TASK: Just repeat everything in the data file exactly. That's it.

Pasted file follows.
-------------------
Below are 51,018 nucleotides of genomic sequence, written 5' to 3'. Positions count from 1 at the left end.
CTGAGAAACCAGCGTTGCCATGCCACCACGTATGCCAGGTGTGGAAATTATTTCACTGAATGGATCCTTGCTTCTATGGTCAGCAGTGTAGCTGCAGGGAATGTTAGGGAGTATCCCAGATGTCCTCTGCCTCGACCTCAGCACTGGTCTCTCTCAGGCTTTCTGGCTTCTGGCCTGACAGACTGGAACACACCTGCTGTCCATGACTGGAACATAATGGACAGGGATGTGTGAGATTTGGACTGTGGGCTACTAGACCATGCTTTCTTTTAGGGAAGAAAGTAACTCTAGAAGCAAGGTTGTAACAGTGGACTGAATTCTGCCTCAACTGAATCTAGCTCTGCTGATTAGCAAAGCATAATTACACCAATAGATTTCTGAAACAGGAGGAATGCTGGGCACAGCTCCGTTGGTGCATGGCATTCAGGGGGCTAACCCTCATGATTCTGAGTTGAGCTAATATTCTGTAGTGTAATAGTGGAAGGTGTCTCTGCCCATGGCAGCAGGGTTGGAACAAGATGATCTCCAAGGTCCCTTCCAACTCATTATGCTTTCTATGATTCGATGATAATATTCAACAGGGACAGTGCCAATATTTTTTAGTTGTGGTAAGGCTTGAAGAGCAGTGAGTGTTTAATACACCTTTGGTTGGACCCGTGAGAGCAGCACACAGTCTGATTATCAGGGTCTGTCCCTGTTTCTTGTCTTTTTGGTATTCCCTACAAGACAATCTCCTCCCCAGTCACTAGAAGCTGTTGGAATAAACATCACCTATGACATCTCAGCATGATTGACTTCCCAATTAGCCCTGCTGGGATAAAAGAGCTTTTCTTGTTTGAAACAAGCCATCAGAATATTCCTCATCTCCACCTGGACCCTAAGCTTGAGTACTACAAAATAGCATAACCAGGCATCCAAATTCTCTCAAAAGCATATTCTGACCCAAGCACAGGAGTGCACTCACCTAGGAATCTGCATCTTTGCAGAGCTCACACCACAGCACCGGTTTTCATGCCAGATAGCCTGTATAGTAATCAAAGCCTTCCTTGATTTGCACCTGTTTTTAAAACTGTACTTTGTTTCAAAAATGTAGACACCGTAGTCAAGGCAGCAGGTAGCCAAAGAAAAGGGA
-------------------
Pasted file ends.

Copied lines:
Below are 51,018 nucleotides of genomic sequence, written 5' to 3'. Positions count from 1 at the left end.
CTGAGAAACCAGCGTTGCCATGCCACCACGTATGCCAGGTGTGGAAATTATTTCACTGAATGGATCCTTGCTTCTATGGTCAGCAGTGTAGCTGCAGGGAATGTTAGGGAGTATCCCAGATGTCCTCTGCCTCGACCTCAGCACTGGTCTCTCTCAGGCTTTCTGGCTTCTGGCCTGACAGACTGGAACACACCTGCTGTCCATGACTGGAACATAATGGACAGGGATGTGTGAGATTTGGACTGTGGGCTACTAGACCATGCTTTCTTTTAGGGAAGAAAGTAACTCTAGAAGCAAGGTTGTAACAGTGGACTGAATTCTGCCTCAACTGAATCTAGCTCTGCTGATTAGCAAAGCATAATTACACCAATAGATTTCTGAAACAGGAGGAATGCTGGGCACAGCTCCGTTGGTGCATGGCATTCAGGGGGCTAACCCTCATGATTCTGAGTTGAGCTAATATTCTGTAGTGTAATAGTGGAAGGTGTCTCTGCCCATGGCAGCAGGGTTGGAACAAGATGATCTCCAAGGTCCCTTCCAACTCATTATGCTTTCTATGATTCGATGATAATATTCAACAGGGACAGTGCCAATATTTTTTAGTTGTGGTAAGGCTTGAAGAGCAGTGAGTGTTTAATACACCTTTGGTTGGACCCGTGAGAGCAGCACACAGTCTGATTATCAGGGTCTGTCCCTGTTTCTTGTCTTTTTGGTATTCCCTACAAGACAATCTCCTCCCCAGTCACTAGAAGCTGTTGGAATAAACATCACCTATGACATCTCAGCATGATTGACTTCCCAATTAGCCCTGCTGGGATAAAAGAGCTTTTCTTGTTTGAAACAAGCCATCAGAATATTCCTCATCTCCACCTGGACCCTAAGCTTGAGTACTACAAAATAGCATAACCAGGCATCCAAATTCTCTCAAAAGCATATTCTGACCCAAGCACAGGAGTGCACTCACCTAGGAATCTGCATCTTTGCAGAGCTCACACCACAGCACCGGTTTTCATGCCAGATAGCCTGTATAGTAATCAAAGCCTTCCTTGATTTGCACCTGTTTTTAAAACTGTACTTTGTTTCAAAAATGTAGACACCGTAGTCAAGGCAGCAGGTAGCCAAAGAAAAGGGA